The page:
Updated: June 2, 2021
As a federal agent for 12 years, I never knew if I’d be conducting surveillance, responding to a bomb threat, or meeting with a U.S. attorney. Defensive, medical, survival, and day-to-day gear had to be accounted for. My work has now shifted to consulting, but my desire to balance practicality and preparedness hasn’t diminished. The daily result: my Gray Man EDC Bag.
When it comes to an EDC bag, I like something very low key. I want it to be able to blend in regardless of whether I’m at a college campus, urban area, rural area, or airport.
My current go-to bag is a 10-plus-year-old North Face Surge backpack. Weighing in at 3 pounds unloaded, it’s slightly heavier than some alternatives, but the organization and comfort make up for the extra heft.
The capacity is just over 2,000 cubic inches (33L), which is smaller than some of my other bags, but still sufficient. The overall dimensions come in around 20 by 13.5 by 9.5 inches.
I find this EDC bag to be very comfortable under heavy loads, which makes it easy to carry for longer periods of time. It has a waist belt that facilitates carry when on the move, but it can be hidden when not in use. It also has a pretty beefy grab handle, which is important when you have to grab and go.
As part of my job, I spend a lot of time online or on the phone. I need to be connected or have the ability to be connected to get work done while I’m on the move. I do a lot of work on my laptop and also my cell phone. Keeping these devices charged and functional is critical.
In order to support my electronics, there are certain things I need to carry, which include an assortment of cables, an Anker PowerCore 10000 power bank, and a set of AirPods.
I also carry a small canvas zippered bag with other peripheral items like an encrypted thumb drive, adapters, pens, pencils, and Nite Ize Gear Ties to keep small pieces of gear organized. If I need to go analog, a notepad and pocket-sized notebook are in there as well.
When it comes to medical gear, I always carry basic first-aid items. For normal everyday aches, pains, scrapes, and scratches, I carry an Adventure Medical Kits Ultralight .5, which I have supplemented with additional medication and bandages.
If I encounter more serious issues, I always have a tourniquet in my bag (and a second one on my body), as well as hemostatic gauze, chest seals, and so on. These are kept in a Maxpedition Moire pouch and stored for easy access.
When considering carrying medical gear, it’s important to not just focus on shooting-related incidents. You’re significantly more likely to encounter work-related accidents and vehicle-related accidents. Be prepared for all likely scenarios.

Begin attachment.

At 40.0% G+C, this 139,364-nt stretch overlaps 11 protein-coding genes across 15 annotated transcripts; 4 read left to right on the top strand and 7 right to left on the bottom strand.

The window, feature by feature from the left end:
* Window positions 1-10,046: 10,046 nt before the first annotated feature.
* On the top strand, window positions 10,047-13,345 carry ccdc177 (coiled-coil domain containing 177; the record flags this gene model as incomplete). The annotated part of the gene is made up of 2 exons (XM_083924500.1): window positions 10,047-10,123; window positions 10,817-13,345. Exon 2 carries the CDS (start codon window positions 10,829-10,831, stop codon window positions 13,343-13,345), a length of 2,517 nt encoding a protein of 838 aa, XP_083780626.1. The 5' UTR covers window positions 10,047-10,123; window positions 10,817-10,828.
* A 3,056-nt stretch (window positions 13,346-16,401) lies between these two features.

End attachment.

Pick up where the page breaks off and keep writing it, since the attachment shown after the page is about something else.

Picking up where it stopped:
In addition to the spare mag I carry on the body, I carry an extra magazine to support my primary carry weapon, in case I need it for an extended fight.
Above: This discontinued version of the Surge pack is more than a decade old, but still going strong.
I also carry a less-lethal option in the form of OC spray. I prefer Sabre Red, and I keep this spare in my EDC bag in case I forget my primary at home. I can grab it quickly and throw it in my pocket if I’m heading out into certain public areas or anywhere else that warrants extra attention.
A SureFire EDCL2-T flashlight is stored as a backup to my primary EDC light. To ensure it always has power, I carry a battery case with extra CR123 batteries.
One of the features I like about the Surge backpack is it has an extra interior compartment/sleeve on the back of the pack. I use it to house a Level 3A Hardwire Bulletproof Bag Insert.
This panel offers IIIA protection and measures 10 by 13 inches. It fits flat against my back and can also double as a dry erase board. This has proven to be an extra benefit several times when meeting with clients or teaching classes.
Like most of you, I store expanded survival kits in my home and my vehicle, so this EDC bag is intended to supplement them. Most, but not all of these items, have multiple purposes, which is always a plus.
I have a pouch made by Tuff Possum Gear that houses fire-starting tools like a Bic butane lighter wrapped in duct tape, an EXOTAC titanLIGHT liquid-fuel lighter, a ferro rod, survival matches, and tinder tabs.
Water peripherals, like the Sawyer Mini Water Filter, are carried in the same pouch as my fire gear. I also have a GRAYL Ultralight Purifier Bottle that’s used as a regular water bottle, but can also provide quick purification when needed. I have a Platypus collapsible water bladder to house purified water or extra water if the situation warrants. It sits with my fire gear and the Sawyer.
There’s also 100 feet of paracord on a spool for those times when I need cordage. Outside of all the survival benefits and uses of paracord, it can be used for a lot of everyday tasks as well. The spool helps keep the cordage neat and organized instead of ending up in a big knot.
Inside you’ll also find a small E&E pouch containing various saws, blades, lock picks, handcuff keys, a signaling mirror, and other extras. You never know when you might lock yourself out of the house.
Above: My EDC bag loadout contains mundane office supplies as well as emergency survival tools.
A pair of waterproof pants and a jacket from Mountain Hardwear are rolled up at the bottom of the main compartment in case I get caught out in a sudden downpour.
In addition to the gear above, I’ve also stashed the following items in various compartments in my pack:
There are more miscellaneous tools stuffed here and there, but you get the gist of the EDC pack. Again, this is mainly for work and daily life, but I feel like there’s a fine line between what’s normal and the next major crisis. Being able to comfortably walk that line and having the ability to move in either direction is paramount.
North Face Surge
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